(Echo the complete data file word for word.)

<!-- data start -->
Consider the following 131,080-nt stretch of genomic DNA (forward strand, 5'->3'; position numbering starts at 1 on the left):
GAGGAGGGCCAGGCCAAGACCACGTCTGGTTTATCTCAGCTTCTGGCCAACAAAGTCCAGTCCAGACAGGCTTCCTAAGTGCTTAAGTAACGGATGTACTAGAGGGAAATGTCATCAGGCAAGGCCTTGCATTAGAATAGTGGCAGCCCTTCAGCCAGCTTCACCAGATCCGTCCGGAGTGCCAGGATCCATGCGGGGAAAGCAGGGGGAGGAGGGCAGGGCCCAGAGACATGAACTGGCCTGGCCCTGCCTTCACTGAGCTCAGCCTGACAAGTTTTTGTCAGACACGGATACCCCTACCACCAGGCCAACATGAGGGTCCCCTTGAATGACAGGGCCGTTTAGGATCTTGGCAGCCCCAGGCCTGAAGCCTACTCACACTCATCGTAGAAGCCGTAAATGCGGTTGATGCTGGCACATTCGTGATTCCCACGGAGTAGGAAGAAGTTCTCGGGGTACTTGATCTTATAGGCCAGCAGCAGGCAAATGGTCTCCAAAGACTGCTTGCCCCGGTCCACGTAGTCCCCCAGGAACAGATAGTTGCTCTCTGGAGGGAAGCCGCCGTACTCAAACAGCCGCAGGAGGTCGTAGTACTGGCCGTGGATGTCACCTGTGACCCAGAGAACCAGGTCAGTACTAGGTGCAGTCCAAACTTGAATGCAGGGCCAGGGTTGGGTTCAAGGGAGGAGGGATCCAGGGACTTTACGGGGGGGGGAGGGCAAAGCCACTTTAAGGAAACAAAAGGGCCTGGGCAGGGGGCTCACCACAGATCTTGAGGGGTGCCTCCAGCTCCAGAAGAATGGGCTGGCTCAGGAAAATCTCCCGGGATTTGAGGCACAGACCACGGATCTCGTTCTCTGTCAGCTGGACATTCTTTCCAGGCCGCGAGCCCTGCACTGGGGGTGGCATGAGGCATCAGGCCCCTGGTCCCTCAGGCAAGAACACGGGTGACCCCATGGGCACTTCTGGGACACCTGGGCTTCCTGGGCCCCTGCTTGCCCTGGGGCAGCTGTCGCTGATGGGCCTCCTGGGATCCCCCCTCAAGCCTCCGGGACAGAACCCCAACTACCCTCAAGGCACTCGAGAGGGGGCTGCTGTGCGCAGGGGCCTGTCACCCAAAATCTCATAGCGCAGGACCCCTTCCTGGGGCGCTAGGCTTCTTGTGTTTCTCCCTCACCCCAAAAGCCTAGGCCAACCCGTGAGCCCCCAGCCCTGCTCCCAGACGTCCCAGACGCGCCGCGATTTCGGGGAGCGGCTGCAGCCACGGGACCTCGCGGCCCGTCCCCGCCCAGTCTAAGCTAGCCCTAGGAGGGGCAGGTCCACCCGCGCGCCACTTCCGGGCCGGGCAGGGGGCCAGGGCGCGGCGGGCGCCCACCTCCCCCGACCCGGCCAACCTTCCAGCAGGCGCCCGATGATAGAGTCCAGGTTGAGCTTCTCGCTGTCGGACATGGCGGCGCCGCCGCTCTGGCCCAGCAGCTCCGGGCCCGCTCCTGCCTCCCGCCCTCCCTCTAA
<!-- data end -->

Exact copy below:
Consider the following 131,080-nt stretch of genomic DNA (forward strand, 5'->3'; position numbering starts at 1 on the left):
GAGGAGGGCCAGGCCAAGACCACGTCTGGTTTATCTCAGCTTCTGGCCAACAAAGTCCAGTCCAGACAGGCTTCCTAAGTGCTTAAGTAACGGATGTACTAGAGGGAAATGTCATCAGGCAAGGCCTTGCATTAGAATAGTGGCAGCCCTTCAGCCAGCTTCACCAGATCCGTCCGGAGTGCCAGGATCCATGCGGGGAAAGCAGGGGGAGGAGGGCAGGGCCCAGAGACATGAACTGGCCTGGCCCTGCCTTCACTGAGCTCAGCCTGACAAGTTTTTGTCAGACACGGATACCCCTACCACCAGGCCAACATGAGGGTCCCCTTGAATGACAGGGCCGTTTAGGATCTTGGCAGCCCCAGGCCTGAAGCCTACTCACACTCATCGTAGAAGCCGTAAATGCGGTTGATGCTGGCACATTCGTGATTCCCACGGAGTAGGAAGAAGTTCTCGGGGTACTTGATCTTATAGGCCAGCAGCAGGCAAATGGTCTCCAAAGACTGCTTGCCCCGGTCCACGTAGTCCCCCAGGAACAGATAGTTGCTCTCTGGAGGGAAGCCGCCGTACTCAAACAGCCGCAGGAGGTCGTAGTACTGGCCGTGGATGTCACCTGTGACCCAGAGAACCAGGTCAGTACTAGGTGCAGTCCAAACTTGAATGCAGGGCCAGGGTTGGGTTCAAGGGAGGAGGGATCCAGGGACTTTACGGGGGGGGGAGGGCAAAGCCACTTTAAGGAAACAAAAGGGCCTGGGCAGGGGGCTCACCACAGATCTTGAGGGGTGCCTCCAGCTCCAGAAGAATGGGCTGGCTCAGGAAAATCTCCCGGGATTTGAGGCACAGACCACGGATCTCGTTCTCTGTCAGCTGGACATTCTTTCCAGGCCGCGAGCCCTGCACTGGGGGTGGCATGAGGCATCAGGCCCCTGGTCCCTCAGGCAAGAACACGGGTGACCCCATGGGCACTTCTGGGACACCTGGGCTTCCTGGGCCCCTGCTTGCCCTGGGGCAGCTGTCGCTGATGGGCCTCCTGGGATCCCCCCTCAAGCCTCCGGGACAGAACCCCAACTACCCTCAAGGCACTCGAGAGGGGGCTGCTGTGCGCAGGGGCCTGTCACCCAAAATCTCATAGCGCAGGACCCCTTCCTGGGGCGCTAGGCTTCTTGTGTTTCTCCCTCACCCCAAAAGCCTAGGCCAACCCGTGAGCCCCCAGCCCTGCTCCCAGACGTCCCAGACGCGCCGCGATTTCGGGGAGCGGCTGCAGCCACGGGACCTCGCGGCCCGTCCCCGCCCAGTCTAAGCTAGCCCTAGGAGGGGCAGGTCCACCCGCGCGCCACTTCCGGGCCGGGCAGGGGGCCAGGGCGCGGCGGGCGCCCACCTCCCCCGACCCGGCCAACCTTCCAGCAGGCGCCCGATGATAGAGTCCAGGTTGAGCTTCTCGCTGTCGGACATGGCGGCGCCGCCGCTCTGGCCCAGCAGCTCCGGGCCCGCTCCTGCCTCCCGCCCTCCCTCTAA